Mendelson syndrome

Mendelson syndrome or peptic pneumonia refers to acute chemical pneumonitis caused by the aspiration of stomach contents in patients under general anesthesia.

The etiologic agents is believed to be aspiration of acidic stomach contents, other compounds, e.g. bile, may also play a role. 

The chemical, burn and  cause occlusion of bronchi and bronchioles damaging the epithelium typically leading to lung edema (ARDS). Secondary bacterial superinfection may also develop.

This syndrome develops rapidly (2-12 hours after aspiration) and within hours the patient may become

  • tachypnoeic
  • hypoxic
  • febrile

Other signs include

  • bronchospasm with need for increasing ventilation pressure
  • bronchial hypersecretion
  • pulmonal vasoconstriction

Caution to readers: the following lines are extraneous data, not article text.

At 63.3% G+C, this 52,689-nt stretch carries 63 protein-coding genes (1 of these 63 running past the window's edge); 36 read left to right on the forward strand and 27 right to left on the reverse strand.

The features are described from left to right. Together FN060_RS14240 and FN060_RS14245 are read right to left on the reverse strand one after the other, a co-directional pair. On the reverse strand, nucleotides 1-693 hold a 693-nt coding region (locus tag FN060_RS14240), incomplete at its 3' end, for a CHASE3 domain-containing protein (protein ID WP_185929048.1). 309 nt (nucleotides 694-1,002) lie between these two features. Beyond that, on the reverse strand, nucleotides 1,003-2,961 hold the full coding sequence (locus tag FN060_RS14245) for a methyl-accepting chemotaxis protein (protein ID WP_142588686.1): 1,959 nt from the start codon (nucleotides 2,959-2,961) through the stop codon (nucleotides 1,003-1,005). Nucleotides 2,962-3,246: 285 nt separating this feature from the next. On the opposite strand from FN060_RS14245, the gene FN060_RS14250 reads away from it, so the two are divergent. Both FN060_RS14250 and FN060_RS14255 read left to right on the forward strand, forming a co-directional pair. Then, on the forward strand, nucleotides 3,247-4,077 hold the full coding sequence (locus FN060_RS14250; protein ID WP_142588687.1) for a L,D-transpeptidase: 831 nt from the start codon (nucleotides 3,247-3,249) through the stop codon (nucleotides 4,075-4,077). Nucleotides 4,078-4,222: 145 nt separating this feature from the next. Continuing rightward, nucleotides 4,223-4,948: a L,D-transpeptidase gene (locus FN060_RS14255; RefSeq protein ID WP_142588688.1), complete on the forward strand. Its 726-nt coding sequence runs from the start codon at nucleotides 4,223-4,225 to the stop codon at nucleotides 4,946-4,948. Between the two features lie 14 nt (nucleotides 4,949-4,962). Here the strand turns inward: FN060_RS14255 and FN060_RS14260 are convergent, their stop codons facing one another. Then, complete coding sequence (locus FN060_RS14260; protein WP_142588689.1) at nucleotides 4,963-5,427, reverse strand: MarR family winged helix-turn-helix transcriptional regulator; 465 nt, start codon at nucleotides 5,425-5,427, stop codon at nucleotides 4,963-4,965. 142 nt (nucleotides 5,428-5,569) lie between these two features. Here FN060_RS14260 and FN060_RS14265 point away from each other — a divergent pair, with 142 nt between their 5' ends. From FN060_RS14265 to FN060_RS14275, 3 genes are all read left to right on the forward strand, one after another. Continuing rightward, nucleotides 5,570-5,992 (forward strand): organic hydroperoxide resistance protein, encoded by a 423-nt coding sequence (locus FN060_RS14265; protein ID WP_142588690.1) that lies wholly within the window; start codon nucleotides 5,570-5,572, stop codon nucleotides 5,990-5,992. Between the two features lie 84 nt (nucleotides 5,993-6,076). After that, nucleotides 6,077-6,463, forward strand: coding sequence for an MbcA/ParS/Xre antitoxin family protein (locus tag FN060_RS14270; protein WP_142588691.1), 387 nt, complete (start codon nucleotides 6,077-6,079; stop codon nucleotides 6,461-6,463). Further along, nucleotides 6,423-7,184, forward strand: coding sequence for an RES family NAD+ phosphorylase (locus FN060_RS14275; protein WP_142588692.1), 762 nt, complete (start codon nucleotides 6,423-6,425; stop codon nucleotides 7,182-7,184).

• cyanosis

Usually ​there is minimal sputum production ref needed.

Plain film and CT may depict fleeting infiltrates ( which do not last more than 1 or 2 days), atelectasis and non-cardiac lung oedema.

It is named after the American anesthesiologist Curtis L. Mendelson, who described it in 1946 2

Share article

Article information

rID: 14084
Section: Syndromes
Tag: refs, cases
Synonyms or Alternate Spellings:
  • Mendelson's syndrome
  • Gastric acid aspiration
  • Gastric acid aspiration syndrome
  • Peptic pneumonia
  • peptic aspiration pneumonia

Support Radiopaedia and see fewer ads

Updating… Please wait.

Alert accept

Error Unable to process the form. Check for errors and try again.

Alert accept Thank you for updating your details.